There has been a recent well documented news story doing the rounds, about how HMRC have requested power to trawl through your personal bank accounts to retrieve any unpaid taxes. The HMRC plan involves them being able to access monthly copies of bank, ISA and joint account statements, in order to check income flow, so that when HMRC are ready to collect money from your account, they know you will have the money available.
HMRC chief executive, Lin Homer, has spoken out about how the powers are needed to target 17,000 ‘recalcitrant debtors’, and that the plan involves the following steps:
• Under the requested new powers, HMRC would contact people who owe money up to nine times; and if they fail to respond, their bank account would be frozen for 14 days.
• During this 14 day period, tax officials would access up to a year’s worth of bank statements to assess whether the person can live on what money might be left if their taxes are taken from their account.
• HMRC would then take the figure owed to them, but have said they would leave £5,000 in accounts once the debts had been removed.
It’s a proposal which has divided opinion, and clearly, many people are not happy with the idea of such a proposition being given the green light, especially allowing HMRC such intrusive powers, of being able to look at your bank account. Being a firm of accountants, we obviously deal with HMRC on a regular basis, and errors can and often do, take place. By allowing HMRC to take money direct from people’s accounts, what will be the consequence of any mistakes which take place? Imagine logging onto your online banking on a Monday morning to find £3,000 had been wrongly deducted from your account by HMRC and because of this, you had missed some direct debits; would HMRC cover any bank charges you may incur because of their error?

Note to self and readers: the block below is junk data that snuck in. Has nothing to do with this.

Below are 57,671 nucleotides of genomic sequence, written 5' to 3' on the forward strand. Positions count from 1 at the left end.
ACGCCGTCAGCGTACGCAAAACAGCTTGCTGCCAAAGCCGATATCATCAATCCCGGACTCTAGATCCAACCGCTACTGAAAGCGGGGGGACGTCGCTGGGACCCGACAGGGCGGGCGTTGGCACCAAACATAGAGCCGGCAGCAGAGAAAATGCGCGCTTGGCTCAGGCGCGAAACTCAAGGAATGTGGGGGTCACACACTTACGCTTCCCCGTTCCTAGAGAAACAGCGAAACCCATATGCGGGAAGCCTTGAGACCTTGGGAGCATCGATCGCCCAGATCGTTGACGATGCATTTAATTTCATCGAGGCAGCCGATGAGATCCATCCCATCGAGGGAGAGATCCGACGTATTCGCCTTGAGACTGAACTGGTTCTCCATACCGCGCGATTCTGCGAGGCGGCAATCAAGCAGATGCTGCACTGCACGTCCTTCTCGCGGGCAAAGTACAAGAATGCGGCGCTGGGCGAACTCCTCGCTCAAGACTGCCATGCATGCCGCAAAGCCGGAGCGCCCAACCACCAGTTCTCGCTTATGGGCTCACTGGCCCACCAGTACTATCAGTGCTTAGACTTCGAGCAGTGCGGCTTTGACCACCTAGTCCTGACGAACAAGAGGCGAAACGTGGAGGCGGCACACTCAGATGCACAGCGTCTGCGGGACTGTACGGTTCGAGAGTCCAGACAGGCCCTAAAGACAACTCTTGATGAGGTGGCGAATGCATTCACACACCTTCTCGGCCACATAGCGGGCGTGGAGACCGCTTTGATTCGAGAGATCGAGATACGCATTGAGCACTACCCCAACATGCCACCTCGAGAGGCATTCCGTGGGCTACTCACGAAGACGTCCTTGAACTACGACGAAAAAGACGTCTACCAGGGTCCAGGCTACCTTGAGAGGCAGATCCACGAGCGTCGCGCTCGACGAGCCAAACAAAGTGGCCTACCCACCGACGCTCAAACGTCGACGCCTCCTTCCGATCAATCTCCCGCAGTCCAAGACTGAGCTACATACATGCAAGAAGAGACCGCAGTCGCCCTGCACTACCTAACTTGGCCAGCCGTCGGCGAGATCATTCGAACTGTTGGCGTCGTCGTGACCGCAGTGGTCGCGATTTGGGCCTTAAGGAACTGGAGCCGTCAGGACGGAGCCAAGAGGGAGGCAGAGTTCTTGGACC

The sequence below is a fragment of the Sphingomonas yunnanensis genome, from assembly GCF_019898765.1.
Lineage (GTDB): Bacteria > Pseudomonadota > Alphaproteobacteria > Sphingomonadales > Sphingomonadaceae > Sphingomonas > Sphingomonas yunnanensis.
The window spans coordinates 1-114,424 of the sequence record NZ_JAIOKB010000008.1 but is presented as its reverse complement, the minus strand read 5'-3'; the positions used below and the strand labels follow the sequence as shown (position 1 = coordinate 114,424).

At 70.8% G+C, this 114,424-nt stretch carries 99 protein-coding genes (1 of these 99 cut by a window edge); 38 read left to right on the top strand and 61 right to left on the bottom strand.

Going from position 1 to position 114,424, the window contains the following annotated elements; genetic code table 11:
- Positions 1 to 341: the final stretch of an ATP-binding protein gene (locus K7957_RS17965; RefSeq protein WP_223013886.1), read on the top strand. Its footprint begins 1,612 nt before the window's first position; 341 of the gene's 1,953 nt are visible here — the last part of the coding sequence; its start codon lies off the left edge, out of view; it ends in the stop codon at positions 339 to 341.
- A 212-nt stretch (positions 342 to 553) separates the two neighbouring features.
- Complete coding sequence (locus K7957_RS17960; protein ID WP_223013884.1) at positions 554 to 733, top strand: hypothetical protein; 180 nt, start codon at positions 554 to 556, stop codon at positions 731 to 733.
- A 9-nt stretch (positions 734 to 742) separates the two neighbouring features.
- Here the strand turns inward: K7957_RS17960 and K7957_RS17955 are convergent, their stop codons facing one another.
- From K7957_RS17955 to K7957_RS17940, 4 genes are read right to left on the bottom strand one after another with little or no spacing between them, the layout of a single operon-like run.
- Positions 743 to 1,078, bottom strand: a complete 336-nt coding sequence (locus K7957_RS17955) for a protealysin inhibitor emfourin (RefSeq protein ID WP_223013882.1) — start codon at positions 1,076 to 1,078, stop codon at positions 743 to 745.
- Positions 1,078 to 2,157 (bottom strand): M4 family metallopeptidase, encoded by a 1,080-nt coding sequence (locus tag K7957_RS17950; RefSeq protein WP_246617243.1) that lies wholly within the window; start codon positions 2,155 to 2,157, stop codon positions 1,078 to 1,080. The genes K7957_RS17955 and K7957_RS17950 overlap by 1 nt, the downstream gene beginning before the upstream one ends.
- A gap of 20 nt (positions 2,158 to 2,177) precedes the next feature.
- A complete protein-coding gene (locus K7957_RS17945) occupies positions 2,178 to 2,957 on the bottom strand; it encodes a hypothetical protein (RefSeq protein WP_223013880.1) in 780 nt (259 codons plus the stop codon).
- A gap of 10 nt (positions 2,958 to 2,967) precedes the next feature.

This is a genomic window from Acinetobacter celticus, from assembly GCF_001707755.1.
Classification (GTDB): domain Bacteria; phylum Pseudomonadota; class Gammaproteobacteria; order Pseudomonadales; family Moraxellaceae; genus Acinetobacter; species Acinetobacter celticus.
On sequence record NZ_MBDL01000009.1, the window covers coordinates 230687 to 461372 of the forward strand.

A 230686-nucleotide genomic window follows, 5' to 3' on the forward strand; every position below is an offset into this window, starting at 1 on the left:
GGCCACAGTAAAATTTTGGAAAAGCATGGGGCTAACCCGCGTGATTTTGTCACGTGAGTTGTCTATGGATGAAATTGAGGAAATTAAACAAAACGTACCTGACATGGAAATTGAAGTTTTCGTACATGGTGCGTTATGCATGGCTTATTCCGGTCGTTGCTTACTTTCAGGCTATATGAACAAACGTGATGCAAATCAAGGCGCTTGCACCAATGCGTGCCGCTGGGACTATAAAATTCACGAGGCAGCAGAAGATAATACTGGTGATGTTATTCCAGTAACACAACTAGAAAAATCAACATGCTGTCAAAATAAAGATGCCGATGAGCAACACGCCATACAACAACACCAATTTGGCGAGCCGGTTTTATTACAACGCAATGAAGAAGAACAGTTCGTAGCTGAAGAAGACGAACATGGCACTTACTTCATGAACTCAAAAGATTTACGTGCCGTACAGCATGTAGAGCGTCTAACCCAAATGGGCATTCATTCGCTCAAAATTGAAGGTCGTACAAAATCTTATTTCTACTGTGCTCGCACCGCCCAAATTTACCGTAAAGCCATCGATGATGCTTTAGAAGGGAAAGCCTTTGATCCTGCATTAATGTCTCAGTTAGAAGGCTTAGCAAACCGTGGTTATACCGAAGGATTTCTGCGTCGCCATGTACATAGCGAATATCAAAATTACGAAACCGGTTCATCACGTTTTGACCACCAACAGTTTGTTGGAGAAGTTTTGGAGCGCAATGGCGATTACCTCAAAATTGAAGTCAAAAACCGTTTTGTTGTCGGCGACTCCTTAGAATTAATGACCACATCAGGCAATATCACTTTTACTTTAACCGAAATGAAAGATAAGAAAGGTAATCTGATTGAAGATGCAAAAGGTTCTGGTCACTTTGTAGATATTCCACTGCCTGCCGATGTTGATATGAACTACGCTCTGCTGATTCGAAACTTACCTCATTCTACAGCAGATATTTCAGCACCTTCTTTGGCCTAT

The other side of the argument is that HMRC are saying they will only target ‘recalcitrant debtors’ who owe large amounts and have been in contact with HMRC about the debt, but are still refusing to pay. HMRC also argues that it only wants to look at the bank statements in order to make sure that a person will not suffer hardship after the money is removed to pay the tax debt, and that the people they wish to contact can afford to pay the debts anyway, but are choosing not to. If this is truly the case, then surely it is a good idea to get people, who owe money, to pay up and clear any debts, like the majority of the British public already do? Also, why should these 17,000 people get away with not paying their taxes, if they do have enough money in the bank to clear them?
Another aspect of the argument to consider is whether HMRC’s new powers will go against the Magna Carta by allowing it to seize money without needing the permission of the courts. Article 39 of the Magna Carta states: ‘No free man shall be seized or imprisoned or stripped of his rights or possessions… nor will we proceed with force against him or send other to do so except by the lawful judgment of his equals, or by the law of land.’ Surely by taking money out of peoples bank accounts without permission HMRC are breaking the fundamental principles of justice, fairness, and human rights?
Which side of the fence are you sitting on? Do you agree with HMRC’s idea, or do you think it is a clear invasion of privacy? Leave your comments below.